I didn't have much to do in the garage, so what I did do was cut the chain off as it needs replacing anyway and that gave me a little more access to remove the broken drag link.

It never occurred to me at that time I might want the chain left on the bike to help me undo the front sprocket nut when I came to replace the chain and sprockets. You live, but sometimes you don’t learn.

It was not an easy task getting to the drag link bolts as the exhaust gets in the way and the bolt, tightened to 100nm was a real pain to undo. Once off, there was more cleaning to do. I also removed the rear brake and brake lines ready for when I’ve got more funds to buy them.

Yes, I know I had the cash from the sale of T2, but all the suspension work that needed doing ate into those funds and more.

Despite being on back order, Fowlers of Bristol supplied me with a new drag link within a couple of days of ordering the part. I also ordered new roller bearings and thrust seals.

The only complaint I had was that the bearings were sent separately. You see, Fowlers say free postage if the order is over £50, which the drag link was. But as the needle bearings were in stock and the drag link wasn’t, they were sent separately. Postage paid for the needle bearings; no postage paid for the drag link. They turned up on consecutive days and while the postage wasn’t a huge amount, I’d rather have received them in the same delivery.



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January 24, 2021, 04:28:01 PMReply #51 on

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I don't subscribe to the RAT forum, many years ago I got fed up with the number of "experts" that seemed to have a solution to everything  :augie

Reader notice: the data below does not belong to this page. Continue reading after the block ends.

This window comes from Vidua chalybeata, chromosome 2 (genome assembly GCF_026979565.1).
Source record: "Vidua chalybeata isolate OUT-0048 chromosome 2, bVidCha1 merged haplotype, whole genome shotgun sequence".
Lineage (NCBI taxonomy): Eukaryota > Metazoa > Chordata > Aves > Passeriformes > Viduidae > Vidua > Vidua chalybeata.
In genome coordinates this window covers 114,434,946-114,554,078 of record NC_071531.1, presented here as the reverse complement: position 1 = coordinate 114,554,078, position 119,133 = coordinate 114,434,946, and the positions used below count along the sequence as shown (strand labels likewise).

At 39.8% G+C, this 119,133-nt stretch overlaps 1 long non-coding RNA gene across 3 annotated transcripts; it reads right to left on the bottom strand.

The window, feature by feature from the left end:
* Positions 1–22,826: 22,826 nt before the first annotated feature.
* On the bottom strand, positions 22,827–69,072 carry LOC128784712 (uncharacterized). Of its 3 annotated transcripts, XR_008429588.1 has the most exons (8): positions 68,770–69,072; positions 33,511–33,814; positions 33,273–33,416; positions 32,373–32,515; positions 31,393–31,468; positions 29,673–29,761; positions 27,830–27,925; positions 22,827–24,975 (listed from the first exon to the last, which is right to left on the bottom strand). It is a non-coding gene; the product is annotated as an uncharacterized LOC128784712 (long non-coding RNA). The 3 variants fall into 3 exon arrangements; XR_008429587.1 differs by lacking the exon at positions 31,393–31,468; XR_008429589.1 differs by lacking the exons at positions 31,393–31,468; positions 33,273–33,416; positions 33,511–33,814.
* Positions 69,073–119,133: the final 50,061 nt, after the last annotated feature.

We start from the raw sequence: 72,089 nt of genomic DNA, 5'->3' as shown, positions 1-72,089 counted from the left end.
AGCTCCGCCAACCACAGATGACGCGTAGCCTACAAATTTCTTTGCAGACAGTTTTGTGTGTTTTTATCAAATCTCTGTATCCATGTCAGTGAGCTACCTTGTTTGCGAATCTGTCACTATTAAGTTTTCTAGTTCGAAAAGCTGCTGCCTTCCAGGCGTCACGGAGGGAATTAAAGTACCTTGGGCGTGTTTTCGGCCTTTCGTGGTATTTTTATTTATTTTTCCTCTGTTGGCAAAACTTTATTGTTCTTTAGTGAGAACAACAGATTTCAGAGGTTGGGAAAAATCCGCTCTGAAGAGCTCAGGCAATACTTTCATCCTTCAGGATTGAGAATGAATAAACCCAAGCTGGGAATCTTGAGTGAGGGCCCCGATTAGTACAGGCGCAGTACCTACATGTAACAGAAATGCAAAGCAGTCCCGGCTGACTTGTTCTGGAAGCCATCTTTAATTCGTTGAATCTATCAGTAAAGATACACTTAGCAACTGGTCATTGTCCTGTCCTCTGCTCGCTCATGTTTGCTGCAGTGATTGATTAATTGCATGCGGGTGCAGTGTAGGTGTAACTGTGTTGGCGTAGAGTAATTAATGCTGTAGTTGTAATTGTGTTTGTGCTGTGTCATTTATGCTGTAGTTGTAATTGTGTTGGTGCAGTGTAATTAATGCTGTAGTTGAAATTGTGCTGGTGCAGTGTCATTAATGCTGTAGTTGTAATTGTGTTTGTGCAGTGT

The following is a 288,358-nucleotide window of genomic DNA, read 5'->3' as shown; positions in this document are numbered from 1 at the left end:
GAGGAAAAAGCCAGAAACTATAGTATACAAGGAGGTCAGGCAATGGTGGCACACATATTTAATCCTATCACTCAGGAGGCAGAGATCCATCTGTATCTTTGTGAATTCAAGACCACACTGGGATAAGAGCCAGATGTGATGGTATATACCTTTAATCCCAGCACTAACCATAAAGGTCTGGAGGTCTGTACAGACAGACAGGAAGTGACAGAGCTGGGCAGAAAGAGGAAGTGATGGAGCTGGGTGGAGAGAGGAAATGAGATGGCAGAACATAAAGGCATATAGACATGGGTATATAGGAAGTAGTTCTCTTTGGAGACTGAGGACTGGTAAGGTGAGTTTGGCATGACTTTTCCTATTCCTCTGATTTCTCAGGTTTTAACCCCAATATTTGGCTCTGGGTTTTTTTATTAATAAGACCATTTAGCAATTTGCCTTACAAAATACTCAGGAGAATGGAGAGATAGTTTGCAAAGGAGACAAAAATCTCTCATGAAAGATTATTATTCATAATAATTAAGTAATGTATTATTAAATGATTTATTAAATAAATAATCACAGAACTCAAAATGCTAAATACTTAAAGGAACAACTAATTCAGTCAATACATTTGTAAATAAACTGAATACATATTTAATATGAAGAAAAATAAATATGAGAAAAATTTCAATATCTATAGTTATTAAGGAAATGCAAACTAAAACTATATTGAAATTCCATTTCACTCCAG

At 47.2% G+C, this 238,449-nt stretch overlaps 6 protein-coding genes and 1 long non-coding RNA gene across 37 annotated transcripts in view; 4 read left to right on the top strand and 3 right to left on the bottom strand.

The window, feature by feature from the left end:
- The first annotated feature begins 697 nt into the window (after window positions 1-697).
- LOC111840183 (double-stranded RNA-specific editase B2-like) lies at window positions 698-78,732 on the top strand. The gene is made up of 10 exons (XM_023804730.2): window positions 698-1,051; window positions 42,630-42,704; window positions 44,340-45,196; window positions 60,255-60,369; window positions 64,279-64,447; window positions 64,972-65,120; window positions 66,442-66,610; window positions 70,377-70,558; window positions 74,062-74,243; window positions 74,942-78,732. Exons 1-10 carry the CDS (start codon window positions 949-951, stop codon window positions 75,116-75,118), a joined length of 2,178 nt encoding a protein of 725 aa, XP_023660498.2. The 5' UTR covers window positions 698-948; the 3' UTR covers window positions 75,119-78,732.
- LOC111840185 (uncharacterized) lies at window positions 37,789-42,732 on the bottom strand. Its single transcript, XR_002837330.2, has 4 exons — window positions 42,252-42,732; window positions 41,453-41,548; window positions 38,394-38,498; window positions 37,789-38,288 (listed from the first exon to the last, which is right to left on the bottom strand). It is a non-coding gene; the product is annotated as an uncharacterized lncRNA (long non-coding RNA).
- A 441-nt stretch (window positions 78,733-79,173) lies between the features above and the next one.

It's a pity you had to buy a new one as I have several in the loft  :icon_redface: If these linkages are lubricated (you'd be surprised how many owners don't know they can be greased) and properly torqued (again what is it that people find difficult with a torque wrench, especially on alloy) they shouldn't be a problem. That's the first drag link I've seen like that and I've had a few apart, although the later ones had a different pin securing arrangement with grub screws so maybe there is something in it, probably to make it a bit more muppet proof  :icon_rolleyes:.

Did you have the swing arm out to refresh the bearings? It's a must do even if it is a pain, there are 4 large'ish needle roller bearings in there that you cannot grease without taking the swing arm out. I'm in the process of a mod to allow that as it's always been something that bugged me. While I'm a fan of needle roller bearings as opposed to bronze bushes, they don't take kindly to rotating over the same 15 degree arc for years without good grease and contrary to what anyone might say, grease dries out, gets hard and stops being effective, that sounds like my ageing in reverse  :icon_lol:

Enjoying your efforts and I did consider writing up Edna's story but I don't want this forum to turn into a Trophy shed. Unless I built a 1200/4 Steamer  :cp NO MORE PROJECTS  :*&*
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January 24, 2021, 05:14:37 PMReply #52 on